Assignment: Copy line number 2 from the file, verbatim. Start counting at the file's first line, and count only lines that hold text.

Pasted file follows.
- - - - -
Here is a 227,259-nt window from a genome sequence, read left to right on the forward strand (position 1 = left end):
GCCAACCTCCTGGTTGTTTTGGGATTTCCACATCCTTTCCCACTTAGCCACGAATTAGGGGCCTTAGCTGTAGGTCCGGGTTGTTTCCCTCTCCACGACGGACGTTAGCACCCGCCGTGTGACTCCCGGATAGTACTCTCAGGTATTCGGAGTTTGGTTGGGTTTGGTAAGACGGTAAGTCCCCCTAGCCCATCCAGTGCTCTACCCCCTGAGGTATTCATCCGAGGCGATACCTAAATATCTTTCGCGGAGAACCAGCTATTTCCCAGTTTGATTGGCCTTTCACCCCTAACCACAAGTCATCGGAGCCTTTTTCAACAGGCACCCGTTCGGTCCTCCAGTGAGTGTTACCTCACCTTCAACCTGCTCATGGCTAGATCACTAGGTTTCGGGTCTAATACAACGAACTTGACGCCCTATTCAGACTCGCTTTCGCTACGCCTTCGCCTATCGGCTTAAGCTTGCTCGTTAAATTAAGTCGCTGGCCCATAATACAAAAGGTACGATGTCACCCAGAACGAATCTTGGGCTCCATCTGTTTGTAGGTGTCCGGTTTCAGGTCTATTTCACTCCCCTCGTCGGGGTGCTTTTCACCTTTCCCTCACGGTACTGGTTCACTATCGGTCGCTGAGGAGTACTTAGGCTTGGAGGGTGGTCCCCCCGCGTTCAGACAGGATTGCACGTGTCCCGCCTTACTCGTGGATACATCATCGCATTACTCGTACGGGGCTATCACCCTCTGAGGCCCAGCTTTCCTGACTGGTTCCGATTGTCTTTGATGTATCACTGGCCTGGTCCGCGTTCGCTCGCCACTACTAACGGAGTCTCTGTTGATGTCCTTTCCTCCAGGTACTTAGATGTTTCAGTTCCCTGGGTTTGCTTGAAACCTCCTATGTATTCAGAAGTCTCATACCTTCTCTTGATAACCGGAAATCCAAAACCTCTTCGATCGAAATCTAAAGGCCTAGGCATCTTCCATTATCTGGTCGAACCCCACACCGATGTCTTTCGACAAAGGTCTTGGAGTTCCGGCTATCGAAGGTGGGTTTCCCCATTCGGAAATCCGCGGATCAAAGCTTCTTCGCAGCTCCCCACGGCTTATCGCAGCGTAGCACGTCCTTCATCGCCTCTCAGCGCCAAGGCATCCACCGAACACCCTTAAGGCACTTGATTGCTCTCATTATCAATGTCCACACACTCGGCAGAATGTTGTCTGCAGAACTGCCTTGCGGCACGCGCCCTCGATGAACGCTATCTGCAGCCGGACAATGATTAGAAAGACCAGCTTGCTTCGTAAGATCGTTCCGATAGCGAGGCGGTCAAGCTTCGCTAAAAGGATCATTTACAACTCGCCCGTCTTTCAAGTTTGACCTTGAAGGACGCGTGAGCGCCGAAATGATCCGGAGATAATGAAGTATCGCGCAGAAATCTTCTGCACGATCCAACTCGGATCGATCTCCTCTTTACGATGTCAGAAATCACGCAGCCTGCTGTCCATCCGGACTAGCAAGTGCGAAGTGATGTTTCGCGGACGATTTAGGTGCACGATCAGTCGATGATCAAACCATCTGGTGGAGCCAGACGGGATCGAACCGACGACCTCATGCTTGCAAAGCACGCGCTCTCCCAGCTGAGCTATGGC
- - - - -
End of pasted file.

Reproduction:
GCCAACCTCCTGGTTGTTTTGGGATTTCCACATCCTTTCCCACTTAGCCACGAATTAGGGGCCTTAGCTGTAGGTCCGGGTTGTTTCCCTCTCCACGACGGACGTTAGCACCCGCCGTGTGACTCCCGGATAGTACTCTCAGGTATTCGGAGTTTGGTTGGGTTTGGTAAGACGGTAAGTCCCCCTAGCCCATCCAGTGCTCTACCCCCTGAGGTATTCATCCGAGGCGATACCTAAATATCTTTCGCGGAGAACCAGCTATTTCCCAGTTTGATTGGCCTTTCACCCCTAACCACAAGTCATCGGAGCCTTTTTCAACAGGCACCCGTTCGGTCCTCCAGTGAGTGTTACCTCACCTTCAACCTGCTCATGGCTAGATCACTAGGTTTCGGGTCTAATACAACGAACTTGACGCCCTATTCAGACTCGCTTTCGCTACGCCTTCGCCTATCGGCTTAAGCTTGCTCGTTAAATTAAGTCGCTGGCCCATAATACAAAAGGTACGATGTCACCCAGAACGAATCTTGGGCTCCATCTGTTTGTAGGTGTCCGGTTTCAGGTCTATTTCACTCCCCTCGTCGGGGTGCTTTTCACCTTTCCCTCACGGTACTGGTTCACTATCGGTCGCTGAGGAGTACTTAGGCTTGGAGGGTGGTCCCCCCGCGTTCAGACAGGATTGCACGTGTCCCGCCTTACTCGTGGATACATCATCGCATTACTCGTACGGGGCTATCACCCTCTGAGGCCCAGCTTTCCTGACTGGTTCCGATTGTCTTTGATGTATCACTGGCCTGGTCCGCGTTCGCTCGCCACTACTAACGGAGTCTCTGTTGATGTCCTTTCCTCCAGGTACTTAGATGTTTCAGTTCCCTGGGTTTGCTTGAAACCTCCTATGTATTCAGAAGTCTCATACCTTCTCTTGATAACCGGAAATCCAAAACCTCTTCGATCGAAATCTAAAGGCCTAGGCATCTTCCATTATCTGGTCGAACCCCACACCGATGTCTTTCGACAAAGGTCTTGGAGTTCCGGCTATCGAAGGTGGGTTTCCCCATTCGGAAATCCGCGGATCAAAGCTTCTTCGCAGCTCCCCACGGCTTATCGCAGCGTAGCACGTCCTTCATCGCCTCTCAGCGCCAAGGCATCCACCGAACACCCTTAAGGCACTTGATTGCTCTCATTATCAATGTCCACACACTCGGCAGAATGTTGTCTGCAGAACTGCCTTGCGGCACGCGCCCTCGATGAACGCTATCTGCAGCCGGACAATGATTAGAAAGACCAGCTTGCTTCGTAAGATCGTTCCGATAGCGAGGCGGTCAAGCTTCGCTAAAAGGATCATTTACAACTCGCCCGTCTTTCAAGTTTGACCTTGAAGGACGCGTGAGCGCCGAAATGATCCGGAGATAATGAAGTATCGCGCAGAAATCTTCTGCACGATCCAACTCGGATCGATCTCCTCTTTACGATGTCAGAAATCACGCAGCCTGCTGTCCATCCGGACTAGCAAGTGCGAAGTGATGTTTCGCGGACGATTTAGGTGCACGATCAGTCGATGATCAAACCATCTGGTGGAGCCAGACGGGATCGAACCGACGACCTCATGCTTGCAAAGCACGCGCTCTCCCAGCTGAGCTATGGC